The Freud Report, published yesterday, claimed that Labour’s welfare-to-work measures have already reduced the inactive total by 900,000. It is a figure ministers keep repeating. It is deeply misleading. This fall is recorded only by using two very separate sets of data that the minister’s own statisticians tell them should not be mixed. The true figure may be as low as 160,000.
The above is one of several interesting nuggets in the article by Frank Field in the Daily Telegraph today.
Here is another:
The first move a radical government would make would be to devolve power to local offices. As a minister, I argued for giving the local office their own budget, with the proviso that each office had to administer the law. Local offices would be totally autonomous and have the power and resources to devise local programmes that would be the most effective in helping claimants move from benefit to work.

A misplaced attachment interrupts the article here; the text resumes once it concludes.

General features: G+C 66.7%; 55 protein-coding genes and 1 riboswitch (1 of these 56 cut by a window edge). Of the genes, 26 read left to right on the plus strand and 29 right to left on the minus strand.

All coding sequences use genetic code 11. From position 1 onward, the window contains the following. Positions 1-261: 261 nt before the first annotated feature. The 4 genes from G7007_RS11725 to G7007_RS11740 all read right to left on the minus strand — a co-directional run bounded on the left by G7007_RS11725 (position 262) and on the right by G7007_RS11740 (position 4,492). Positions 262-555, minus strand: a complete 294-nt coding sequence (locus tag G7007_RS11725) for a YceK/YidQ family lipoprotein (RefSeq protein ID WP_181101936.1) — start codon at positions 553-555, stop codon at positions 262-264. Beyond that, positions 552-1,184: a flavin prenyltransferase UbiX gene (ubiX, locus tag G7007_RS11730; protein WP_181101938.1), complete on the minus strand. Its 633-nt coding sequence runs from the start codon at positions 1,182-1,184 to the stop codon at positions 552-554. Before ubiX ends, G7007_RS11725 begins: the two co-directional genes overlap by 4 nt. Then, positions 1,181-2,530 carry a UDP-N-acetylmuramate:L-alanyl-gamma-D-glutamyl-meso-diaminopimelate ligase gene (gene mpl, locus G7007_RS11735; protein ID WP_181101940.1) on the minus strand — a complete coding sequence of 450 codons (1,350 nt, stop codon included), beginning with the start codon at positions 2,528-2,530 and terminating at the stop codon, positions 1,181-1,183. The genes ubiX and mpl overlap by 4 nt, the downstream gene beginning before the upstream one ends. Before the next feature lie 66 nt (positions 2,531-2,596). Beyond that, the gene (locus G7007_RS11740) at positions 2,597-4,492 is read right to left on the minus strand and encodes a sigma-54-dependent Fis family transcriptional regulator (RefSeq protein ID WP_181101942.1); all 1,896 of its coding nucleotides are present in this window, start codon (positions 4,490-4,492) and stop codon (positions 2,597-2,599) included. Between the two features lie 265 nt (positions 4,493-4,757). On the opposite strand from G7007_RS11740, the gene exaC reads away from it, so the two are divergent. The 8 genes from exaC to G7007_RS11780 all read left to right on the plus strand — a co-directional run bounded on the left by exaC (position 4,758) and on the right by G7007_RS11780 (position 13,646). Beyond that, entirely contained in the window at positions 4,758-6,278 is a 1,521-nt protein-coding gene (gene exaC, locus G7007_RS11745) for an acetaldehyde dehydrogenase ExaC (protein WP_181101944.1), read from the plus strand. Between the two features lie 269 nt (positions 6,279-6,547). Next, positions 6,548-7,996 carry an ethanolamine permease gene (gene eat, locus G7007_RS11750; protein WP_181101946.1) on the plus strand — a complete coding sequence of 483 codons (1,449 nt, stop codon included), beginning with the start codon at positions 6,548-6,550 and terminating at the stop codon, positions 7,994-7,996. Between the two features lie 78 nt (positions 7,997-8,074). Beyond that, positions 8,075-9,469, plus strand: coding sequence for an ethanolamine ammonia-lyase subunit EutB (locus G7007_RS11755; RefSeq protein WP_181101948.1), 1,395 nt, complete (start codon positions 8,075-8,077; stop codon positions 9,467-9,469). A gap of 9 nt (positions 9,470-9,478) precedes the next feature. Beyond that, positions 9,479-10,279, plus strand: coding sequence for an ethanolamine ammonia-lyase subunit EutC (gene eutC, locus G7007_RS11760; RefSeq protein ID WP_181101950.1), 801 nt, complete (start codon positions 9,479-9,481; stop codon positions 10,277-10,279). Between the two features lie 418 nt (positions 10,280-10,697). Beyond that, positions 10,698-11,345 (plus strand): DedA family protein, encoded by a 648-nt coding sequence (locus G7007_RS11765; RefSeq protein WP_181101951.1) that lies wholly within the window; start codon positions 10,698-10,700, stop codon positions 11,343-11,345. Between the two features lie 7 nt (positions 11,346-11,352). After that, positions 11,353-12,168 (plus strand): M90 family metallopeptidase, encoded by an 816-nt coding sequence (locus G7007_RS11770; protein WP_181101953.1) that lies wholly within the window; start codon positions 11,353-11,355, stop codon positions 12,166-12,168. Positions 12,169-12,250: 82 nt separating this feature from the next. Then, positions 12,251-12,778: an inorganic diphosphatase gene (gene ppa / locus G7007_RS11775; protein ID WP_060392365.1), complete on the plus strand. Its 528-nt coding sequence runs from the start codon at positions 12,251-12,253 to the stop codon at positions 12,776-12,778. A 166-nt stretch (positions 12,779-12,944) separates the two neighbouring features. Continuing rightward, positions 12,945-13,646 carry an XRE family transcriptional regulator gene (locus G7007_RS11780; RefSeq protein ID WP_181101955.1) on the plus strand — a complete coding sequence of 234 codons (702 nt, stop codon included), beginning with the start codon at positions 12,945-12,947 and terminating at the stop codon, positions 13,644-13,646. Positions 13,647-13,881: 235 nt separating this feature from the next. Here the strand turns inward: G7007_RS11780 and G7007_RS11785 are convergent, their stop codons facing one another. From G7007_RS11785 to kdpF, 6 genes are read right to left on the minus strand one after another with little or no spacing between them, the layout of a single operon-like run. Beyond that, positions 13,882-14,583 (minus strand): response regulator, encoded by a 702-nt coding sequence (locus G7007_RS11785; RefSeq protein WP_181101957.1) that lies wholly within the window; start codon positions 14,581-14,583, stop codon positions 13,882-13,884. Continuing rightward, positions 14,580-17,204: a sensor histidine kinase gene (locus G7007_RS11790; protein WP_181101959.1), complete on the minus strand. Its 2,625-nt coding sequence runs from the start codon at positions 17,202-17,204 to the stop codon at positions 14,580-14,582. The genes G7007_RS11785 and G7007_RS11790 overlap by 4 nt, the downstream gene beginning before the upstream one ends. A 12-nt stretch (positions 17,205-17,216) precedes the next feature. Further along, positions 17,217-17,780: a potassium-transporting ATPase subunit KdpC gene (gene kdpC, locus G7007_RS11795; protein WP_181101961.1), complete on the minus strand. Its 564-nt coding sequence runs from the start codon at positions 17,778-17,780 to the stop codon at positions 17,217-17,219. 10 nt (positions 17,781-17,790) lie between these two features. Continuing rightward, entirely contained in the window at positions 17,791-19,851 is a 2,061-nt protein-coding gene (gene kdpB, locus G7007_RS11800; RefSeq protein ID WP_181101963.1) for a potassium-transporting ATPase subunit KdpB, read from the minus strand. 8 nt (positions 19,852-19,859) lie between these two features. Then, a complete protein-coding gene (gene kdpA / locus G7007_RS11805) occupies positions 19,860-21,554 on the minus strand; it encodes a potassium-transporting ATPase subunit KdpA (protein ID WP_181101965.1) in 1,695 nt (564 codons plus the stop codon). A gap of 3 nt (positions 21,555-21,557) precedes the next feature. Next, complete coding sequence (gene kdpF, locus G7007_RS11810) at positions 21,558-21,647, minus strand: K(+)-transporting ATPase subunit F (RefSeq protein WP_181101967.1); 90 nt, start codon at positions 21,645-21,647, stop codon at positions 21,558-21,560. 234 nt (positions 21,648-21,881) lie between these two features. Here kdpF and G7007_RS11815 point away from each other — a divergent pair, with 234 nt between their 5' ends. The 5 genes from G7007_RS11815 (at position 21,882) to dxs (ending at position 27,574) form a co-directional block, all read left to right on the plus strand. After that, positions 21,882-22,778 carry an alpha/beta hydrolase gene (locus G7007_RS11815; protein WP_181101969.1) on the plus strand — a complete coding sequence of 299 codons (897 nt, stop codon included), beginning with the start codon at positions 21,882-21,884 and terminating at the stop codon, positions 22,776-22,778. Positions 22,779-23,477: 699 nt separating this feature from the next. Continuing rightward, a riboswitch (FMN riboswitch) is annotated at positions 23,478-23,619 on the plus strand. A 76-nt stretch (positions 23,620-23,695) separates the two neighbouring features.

The idea of localising social security strikes a chord. Beveridge was confident in his views about most things. But one thing he openly hesitated about was having a single benefit rate across the country. Pay rates are different in different places. A benefit rate that would seem modest in London might be enough to discourage someone from working in rural Wales.
The arguments from history in favour of local social security are described in The Welfare State We’re In. Look especially at the references to a most remarkable man, Bishop Chalmers.
This is a point by Frank Field that he would totally have agreed with:
the local staff will know many of the claimants personally. They would know which ones have real difficulties, and also which ones were just trying to swing the lead.
- Frank Field assert chronic maladministration of Incapacity Benefits
- Frank Field thinks the unthinkable
- That old chestnut that the Tories shunted people onto Invalidity Benefit in the 1980s in order to keep down the unemployment figures
- Labour claims on crime
- Ruth Kelly’s ‘social justice’ and taxing more pensioners